Mitt Romney with New Jersey Gov. Chris Christie in Lebanon, NH, Tuesday, Oct. 11, 2011.
Mitt Romney with New Jersey Gov. Chris Christie in Lebanon, NH, Tuesday, Oct. 11, 2011. Stephan Savoia/AP
Mitt Romney and New Jersey Gov. Chris Christie took aim Tuesday at Texas Gov. Rick Perry for a comment by a prominent Dallas preacher, a supporter of Perry's White House run, who called Mormonism a "cult."
At an event in New Hampshire at which Romney publicly received Christie's endorsement for the White House Romney, the frontrunner for the Republican presidential nomination, said:
"Gov. Perry selected an individual to introduce him who then used religion as a basis for which he said he would endorse Gov. Perry and as a reason to not support me.
"And then Gov. Perry said that introduction just 'hit it out of the park.' I just don't believe that kind of divisiveness based on religion has a place in this country... I would call on Gov. Perry to repudiate the sentiment and the remarks made by that pastor."
Christie, for his part, strongly denounced the statement of Rev. Robert Jeffress, the pastor of the First Baptist Church of Dallas as well.
"Any campaign that associates itself with that kind of conduct is beneath the office of the president, in my opinion."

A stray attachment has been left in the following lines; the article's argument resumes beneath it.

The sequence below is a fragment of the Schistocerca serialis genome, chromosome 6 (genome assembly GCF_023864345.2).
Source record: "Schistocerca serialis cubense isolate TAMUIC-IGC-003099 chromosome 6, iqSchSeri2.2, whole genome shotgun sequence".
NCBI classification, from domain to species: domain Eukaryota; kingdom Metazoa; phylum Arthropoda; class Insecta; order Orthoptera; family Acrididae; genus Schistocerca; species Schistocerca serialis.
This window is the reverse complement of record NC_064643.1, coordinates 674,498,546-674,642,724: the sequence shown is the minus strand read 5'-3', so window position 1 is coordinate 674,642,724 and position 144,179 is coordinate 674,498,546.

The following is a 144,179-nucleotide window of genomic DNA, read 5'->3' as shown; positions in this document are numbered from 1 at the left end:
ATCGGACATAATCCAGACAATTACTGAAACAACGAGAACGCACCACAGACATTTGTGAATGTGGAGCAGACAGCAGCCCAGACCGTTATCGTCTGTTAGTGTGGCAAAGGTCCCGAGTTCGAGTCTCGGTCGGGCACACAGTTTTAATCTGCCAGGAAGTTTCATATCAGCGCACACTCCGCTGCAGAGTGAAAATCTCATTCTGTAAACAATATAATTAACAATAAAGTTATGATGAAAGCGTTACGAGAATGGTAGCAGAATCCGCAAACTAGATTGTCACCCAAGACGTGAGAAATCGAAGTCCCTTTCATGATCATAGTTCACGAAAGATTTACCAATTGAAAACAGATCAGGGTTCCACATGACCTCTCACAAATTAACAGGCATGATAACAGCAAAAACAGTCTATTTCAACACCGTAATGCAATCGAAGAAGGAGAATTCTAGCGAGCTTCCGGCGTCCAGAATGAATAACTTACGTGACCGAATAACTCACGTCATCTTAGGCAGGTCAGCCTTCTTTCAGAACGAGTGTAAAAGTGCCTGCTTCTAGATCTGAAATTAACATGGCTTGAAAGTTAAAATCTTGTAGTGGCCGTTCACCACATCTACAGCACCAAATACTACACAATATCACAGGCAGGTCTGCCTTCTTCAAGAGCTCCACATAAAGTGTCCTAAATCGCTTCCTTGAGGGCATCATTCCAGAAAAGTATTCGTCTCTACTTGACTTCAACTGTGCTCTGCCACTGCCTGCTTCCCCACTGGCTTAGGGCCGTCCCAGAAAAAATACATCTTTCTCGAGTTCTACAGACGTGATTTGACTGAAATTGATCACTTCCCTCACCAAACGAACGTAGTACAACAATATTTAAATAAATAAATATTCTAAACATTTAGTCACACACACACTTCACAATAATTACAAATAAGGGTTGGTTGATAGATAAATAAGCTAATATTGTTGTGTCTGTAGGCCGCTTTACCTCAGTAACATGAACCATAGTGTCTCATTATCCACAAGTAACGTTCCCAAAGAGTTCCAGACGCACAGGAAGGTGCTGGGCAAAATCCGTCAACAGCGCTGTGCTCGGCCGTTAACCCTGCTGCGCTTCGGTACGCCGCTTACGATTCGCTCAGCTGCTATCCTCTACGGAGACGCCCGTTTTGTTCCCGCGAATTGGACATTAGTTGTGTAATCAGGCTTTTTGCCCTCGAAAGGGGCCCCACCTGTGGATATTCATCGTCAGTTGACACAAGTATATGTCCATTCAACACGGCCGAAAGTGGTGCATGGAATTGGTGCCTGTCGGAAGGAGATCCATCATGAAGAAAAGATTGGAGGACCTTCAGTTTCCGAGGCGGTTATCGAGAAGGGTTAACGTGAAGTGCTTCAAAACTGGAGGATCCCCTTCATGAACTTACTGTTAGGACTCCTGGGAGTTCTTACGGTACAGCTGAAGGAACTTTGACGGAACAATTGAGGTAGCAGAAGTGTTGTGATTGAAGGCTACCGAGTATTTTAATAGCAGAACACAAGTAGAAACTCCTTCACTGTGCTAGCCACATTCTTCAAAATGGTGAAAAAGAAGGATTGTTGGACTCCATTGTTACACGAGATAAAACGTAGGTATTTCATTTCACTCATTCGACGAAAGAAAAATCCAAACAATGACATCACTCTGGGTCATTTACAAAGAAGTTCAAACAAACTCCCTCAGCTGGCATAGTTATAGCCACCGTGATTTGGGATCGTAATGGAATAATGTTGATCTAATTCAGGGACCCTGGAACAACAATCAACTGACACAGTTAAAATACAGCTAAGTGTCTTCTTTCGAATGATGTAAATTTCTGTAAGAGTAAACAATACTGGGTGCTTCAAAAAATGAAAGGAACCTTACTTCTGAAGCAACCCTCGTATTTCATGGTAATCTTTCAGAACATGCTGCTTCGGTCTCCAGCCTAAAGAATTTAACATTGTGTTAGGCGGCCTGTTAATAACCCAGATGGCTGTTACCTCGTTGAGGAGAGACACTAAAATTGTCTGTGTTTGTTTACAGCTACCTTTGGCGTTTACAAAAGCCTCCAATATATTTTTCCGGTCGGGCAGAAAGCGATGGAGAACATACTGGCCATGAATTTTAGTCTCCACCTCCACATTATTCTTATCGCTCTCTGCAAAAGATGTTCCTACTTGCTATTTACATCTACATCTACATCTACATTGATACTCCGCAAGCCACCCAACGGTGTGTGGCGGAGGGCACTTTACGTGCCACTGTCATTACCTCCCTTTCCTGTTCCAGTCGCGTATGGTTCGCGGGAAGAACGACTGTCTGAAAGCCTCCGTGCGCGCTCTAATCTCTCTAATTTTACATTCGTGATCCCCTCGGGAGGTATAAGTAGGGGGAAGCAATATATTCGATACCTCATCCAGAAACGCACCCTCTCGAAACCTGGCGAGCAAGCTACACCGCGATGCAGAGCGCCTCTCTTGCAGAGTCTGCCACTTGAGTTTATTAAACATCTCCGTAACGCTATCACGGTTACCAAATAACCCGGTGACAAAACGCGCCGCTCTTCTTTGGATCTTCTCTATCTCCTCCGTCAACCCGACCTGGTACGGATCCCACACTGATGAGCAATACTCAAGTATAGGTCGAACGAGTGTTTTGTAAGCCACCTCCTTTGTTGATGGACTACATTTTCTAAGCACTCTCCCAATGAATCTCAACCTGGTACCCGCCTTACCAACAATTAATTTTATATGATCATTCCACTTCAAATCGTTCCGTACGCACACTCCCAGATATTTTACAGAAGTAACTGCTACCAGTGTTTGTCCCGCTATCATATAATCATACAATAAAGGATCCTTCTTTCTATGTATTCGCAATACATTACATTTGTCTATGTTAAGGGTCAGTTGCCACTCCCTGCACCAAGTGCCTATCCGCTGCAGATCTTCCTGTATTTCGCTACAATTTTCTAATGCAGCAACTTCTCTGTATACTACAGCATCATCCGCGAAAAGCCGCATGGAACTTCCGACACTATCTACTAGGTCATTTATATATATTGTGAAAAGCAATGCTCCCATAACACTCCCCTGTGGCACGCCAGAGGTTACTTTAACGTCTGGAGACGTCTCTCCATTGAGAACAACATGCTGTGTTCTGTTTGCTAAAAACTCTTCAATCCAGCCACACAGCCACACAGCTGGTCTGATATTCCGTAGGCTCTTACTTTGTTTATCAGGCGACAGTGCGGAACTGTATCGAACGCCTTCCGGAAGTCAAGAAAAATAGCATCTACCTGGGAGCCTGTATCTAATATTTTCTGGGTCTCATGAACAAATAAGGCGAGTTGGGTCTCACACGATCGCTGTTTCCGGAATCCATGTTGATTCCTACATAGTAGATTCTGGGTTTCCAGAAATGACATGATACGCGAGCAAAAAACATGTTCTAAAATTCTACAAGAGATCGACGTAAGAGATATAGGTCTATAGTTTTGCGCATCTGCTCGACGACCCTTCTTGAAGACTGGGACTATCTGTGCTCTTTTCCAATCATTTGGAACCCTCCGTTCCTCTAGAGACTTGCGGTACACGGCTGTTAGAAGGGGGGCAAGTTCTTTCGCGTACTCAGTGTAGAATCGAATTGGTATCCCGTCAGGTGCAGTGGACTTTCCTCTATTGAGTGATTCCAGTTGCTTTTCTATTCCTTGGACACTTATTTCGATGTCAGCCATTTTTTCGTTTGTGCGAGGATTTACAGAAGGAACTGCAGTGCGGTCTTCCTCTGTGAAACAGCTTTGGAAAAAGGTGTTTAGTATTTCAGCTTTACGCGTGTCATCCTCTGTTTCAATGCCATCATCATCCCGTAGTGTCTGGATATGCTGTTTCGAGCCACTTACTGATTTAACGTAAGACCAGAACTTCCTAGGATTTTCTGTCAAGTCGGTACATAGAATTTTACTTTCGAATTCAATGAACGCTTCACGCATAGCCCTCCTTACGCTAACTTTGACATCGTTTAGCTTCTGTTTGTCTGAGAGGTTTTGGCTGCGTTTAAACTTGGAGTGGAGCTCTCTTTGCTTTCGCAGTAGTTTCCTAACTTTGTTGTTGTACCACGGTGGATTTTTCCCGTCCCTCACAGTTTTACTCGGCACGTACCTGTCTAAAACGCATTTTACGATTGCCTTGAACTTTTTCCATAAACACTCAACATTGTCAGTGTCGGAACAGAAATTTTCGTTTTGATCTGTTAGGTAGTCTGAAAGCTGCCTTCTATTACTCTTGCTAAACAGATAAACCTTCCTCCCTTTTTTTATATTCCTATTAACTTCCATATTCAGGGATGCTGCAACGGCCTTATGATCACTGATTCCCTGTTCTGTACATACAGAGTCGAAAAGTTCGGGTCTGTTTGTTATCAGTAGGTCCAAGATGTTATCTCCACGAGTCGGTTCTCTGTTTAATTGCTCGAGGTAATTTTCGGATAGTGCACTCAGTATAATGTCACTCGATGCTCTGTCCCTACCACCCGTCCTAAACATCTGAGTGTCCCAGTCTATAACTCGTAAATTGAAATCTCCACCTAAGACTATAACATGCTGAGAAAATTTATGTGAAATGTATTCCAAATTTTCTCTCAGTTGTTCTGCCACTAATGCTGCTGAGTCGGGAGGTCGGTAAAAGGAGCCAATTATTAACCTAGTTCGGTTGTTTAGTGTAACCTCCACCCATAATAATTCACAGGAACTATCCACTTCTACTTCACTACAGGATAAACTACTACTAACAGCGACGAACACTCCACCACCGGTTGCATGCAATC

Romney's response was his strongest and most direct yet to an incident that occurred Friday at the Values Voter Summit in Washington. In introducing Perry to the audience of Christian conservatives, Jeffress, suggested that Perry's beliefs were closer to the audience members than a politician he didn't name but who was clearly Romney, who is a Mormon.
Later, in talking with reporters covering the summit, Jeffress sharpened his attack, calling Mormomism "a cult."
Christie likened Jeffress' comments to those who opposed the New Jersey governor's decision to appoint a Muslim-American to a judgeship. (Christie's defense last summer of the judge won the conservative governor plaudits across the ideological spectrum.)
On Tuesday, Christie said:
"These kind of religious matters have nothing to do with the quality of someone's ability to lead. You have to evaluate their record, evaluate their character, their integrity. Not based upon their religious beliefs. But based upon who they are."
Romney said the Founding Fathers' guiding spirit was one of tolerance for people of different faiths, a respect religious diversity.
He pointed to Article Six of the U.S. Constitution, which states that no religious test should ever be required to qualify for any "office or public trust under the United States."